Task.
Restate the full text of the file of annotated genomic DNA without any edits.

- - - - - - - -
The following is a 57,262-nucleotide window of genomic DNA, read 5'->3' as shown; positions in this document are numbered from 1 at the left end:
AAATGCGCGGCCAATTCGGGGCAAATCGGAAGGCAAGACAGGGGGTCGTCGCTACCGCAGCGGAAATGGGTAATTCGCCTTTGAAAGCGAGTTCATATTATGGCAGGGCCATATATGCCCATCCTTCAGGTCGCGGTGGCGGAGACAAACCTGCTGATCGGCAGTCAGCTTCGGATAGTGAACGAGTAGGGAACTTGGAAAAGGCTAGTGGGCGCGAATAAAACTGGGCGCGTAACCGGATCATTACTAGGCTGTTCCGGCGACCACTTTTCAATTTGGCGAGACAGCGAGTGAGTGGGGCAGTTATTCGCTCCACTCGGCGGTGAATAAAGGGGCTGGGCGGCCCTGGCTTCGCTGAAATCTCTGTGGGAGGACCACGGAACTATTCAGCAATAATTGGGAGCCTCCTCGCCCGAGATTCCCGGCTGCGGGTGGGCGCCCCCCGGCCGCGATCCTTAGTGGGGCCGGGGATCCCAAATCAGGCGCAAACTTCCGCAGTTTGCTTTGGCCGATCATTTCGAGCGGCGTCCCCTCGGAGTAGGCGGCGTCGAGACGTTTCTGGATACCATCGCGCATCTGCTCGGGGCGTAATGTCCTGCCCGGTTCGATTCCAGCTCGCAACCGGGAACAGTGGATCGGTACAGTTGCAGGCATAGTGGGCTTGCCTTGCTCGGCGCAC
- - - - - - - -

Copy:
The following is a 57,262-nucleotide window of genomic DNA, read 5'->3' as shown; positions in this document are numbered from 1 at the left end:
AAATGCGCGGCCAATTCGGGGCAAATCGGAAGGCAAGACAGGGGGTCGTCGCTACCGCAGCGGAAATGGGTAATTCGCCTTTGAAAGCGAGTTCATATTATGGCAGGGCCATATATGCCCATCCTTCAGGTCGCGGTGGCGGAGACAAACCTGCTGATCGGCAGTCAGCTTCGGATAGTGAACGAGTAGGGAACTTGGAAAAGGCTAGTGGGCGCGAATAAAACTGGGCGCGTAACCGGATCATTACTAGGCTGTTCCGGCGACCACTTTTCAATTTGGCGAGACAGCGAGTGAGTGGGGCAGTTATTCGCTCCACTCGGCGGTGAATAAAGGGGCTGGGCGGCCCTGGCTTCGCTGAAATCTCTGTGGGAGGACCACGGAACTATTCAGCAATAATTGGGAGCCTCCTCGCCCGAGATTCCCGGCTGCGGGTGGGCGCCCCCCGGCCGCGATCCTTAGTGGGGCCGGGGATCCCAAATCAGGCGCAAACTTCCGCAGTTTGCTTTGGCCGATCATTTCGAGCGGCGTCCCCTCGGAGTAGGCGGCGTCGAGACGTTTCTGGATACCATCGCGCATCTGCTCGGGGCGTAATGTCCTGCCCGGTTCGATTCCAGCTCGCAACCGGGAACAGTGGATCGGTACAGTTGCAGGCATAGTGGGCTTGCCTTGCTCGGCGCAC